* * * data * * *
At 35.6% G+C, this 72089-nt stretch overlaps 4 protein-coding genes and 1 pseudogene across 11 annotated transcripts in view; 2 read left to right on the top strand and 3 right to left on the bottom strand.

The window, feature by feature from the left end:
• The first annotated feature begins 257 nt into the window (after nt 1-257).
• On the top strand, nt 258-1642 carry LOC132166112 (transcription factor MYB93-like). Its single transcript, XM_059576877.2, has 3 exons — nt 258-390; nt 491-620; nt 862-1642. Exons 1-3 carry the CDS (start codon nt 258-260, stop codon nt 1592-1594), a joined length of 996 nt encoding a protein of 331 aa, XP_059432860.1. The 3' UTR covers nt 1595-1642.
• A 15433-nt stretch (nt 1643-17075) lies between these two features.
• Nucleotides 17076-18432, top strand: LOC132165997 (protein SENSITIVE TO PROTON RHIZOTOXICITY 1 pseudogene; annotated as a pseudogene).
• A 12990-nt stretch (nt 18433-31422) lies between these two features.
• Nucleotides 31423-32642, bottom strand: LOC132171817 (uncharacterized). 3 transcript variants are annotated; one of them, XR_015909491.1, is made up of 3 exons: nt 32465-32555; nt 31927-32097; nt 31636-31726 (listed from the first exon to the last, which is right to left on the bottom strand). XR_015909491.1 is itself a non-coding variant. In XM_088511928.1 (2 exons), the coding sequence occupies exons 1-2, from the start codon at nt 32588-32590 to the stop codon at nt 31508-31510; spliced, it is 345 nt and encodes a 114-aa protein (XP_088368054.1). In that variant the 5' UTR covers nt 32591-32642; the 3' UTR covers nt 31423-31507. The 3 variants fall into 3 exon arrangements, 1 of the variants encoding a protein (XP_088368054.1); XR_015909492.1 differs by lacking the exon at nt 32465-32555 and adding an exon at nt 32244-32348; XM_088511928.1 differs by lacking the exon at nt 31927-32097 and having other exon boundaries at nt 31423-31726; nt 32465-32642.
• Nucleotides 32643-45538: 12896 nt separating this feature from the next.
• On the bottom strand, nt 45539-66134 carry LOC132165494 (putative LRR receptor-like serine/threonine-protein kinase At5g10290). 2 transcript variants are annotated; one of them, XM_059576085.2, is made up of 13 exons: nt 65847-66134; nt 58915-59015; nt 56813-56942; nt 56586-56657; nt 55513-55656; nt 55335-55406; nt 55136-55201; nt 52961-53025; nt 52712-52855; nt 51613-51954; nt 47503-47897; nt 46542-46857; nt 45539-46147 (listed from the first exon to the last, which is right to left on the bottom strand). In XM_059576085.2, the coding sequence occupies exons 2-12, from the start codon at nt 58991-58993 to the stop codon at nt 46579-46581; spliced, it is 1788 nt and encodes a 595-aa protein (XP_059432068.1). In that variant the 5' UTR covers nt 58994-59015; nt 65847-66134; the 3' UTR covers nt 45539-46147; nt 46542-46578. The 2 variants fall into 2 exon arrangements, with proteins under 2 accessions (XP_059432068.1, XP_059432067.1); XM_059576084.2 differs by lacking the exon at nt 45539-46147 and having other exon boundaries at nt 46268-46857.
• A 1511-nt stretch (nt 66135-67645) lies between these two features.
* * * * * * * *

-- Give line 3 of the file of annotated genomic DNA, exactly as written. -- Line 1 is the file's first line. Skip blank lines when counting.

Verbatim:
• The first annotated feature begins 257 nt into the window (after nt 1-257).